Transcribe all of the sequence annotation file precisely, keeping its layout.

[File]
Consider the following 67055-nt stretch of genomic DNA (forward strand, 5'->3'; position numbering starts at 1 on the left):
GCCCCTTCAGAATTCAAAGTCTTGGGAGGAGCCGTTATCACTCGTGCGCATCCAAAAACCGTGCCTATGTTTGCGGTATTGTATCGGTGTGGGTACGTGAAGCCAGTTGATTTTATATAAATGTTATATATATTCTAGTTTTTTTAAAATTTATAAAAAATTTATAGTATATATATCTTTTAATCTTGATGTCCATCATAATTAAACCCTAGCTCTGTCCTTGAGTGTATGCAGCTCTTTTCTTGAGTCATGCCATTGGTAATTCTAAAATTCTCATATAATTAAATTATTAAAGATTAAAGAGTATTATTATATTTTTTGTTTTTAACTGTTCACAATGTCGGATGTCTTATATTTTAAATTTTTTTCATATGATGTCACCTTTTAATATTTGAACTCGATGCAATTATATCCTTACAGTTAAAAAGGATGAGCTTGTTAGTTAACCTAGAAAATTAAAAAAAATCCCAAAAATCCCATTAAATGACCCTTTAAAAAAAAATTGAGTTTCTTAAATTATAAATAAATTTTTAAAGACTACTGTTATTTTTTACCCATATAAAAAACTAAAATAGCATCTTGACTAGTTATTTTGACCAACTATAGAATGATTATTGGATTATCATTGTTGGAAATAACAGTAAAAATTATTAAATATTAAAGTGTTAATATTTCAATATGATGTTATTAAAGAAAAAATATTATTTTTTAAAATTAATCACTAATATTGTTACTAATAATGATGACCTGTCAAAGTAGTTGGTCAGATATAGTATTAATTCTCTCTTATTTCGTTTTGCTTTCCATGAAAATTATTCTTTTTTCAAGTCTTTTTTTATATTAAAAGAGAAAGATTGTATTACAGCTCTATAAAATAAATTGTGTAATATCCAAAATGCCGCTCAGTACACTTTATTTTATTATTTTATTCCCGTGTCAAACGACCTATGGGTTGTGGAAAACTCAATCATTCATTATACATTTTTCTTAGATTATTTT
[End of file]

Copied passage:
Consider the following 67055-nt stretch of genomic DNA (forward strand, 5'->3'; position numbering starts at 1 on the left):
GCCCCTTCAGAATTCAAAGTCTTGGGAGGAGCCGTTATCACTCGTGCGCATCCAAAAACCGTGCCTATGTTTGCGGTATTGTATCGGTGTGGGTACGTGAAGCCAGTTGATTTTATATAAATGTTATATATATTCTAGTTTTTTTAAAATTTATAAAAAATTTATAGTATATATATCTTTTAATCTTGATGTCCATCATAATTAAACCCTAGCTCTGTCCTTGAGTGTATGCAGCTCTTTTCTTGAGTCATGCCATTGGTAATTCTAAAATTCTCATATAATTAAATTATTAAAGATTAAAGAGTATTATTATATTTTTTGTTTTTAACTGTTCACAATGTCGGATGTCTTATATTTTAAATTTTTTTCATATGATGTCACCTTTTAATATTTGAACTCGATGCAATTATATCCTTACAGTTAAAAAGGATGAGCTTGTTAGTTAACCTAGAAAATTAAAAAAAATCCCAAAAATCCCATTAAATGACCCTTTAAAAAAAAATTGAGTTTCTTAAATTATAAATAAATTTTTAAAGACTACTGTTATTTTTTACCCATATAAAAAACTAAAATAGCATCTTGACTAGTTATTTTGACCAACTATAGAATGATTATTGGATTATCATTGTTGGAAATAACAGTAAAAATTATTAAATATTAAAGTGTTAATATTTCAATATGATGTTATTAAAGAAAAAATATTATTTTTTAAAATTAATCACTAATATTGTTACTAATAATGATGACCTGTCAAAGTAGTTGGTCAGATATAGTATTAATTCTCTCTTATTTCGTTTTGCTTTCCATGAAAATTATTCTTTTTTCAAGTCTTTTTTTATATTAAAAGAGAAAGATTGTATTACAGCTCTATAAAATAAATTGTGTAATATCCAAAATGCCGCTCAGTACACTTTATTTTATTATTTTATTCCCGTGTCAAACGACCTATGGGTTGTGGAAAACTCAATCATTCATTATACATTTTTCTTAGATTATTTT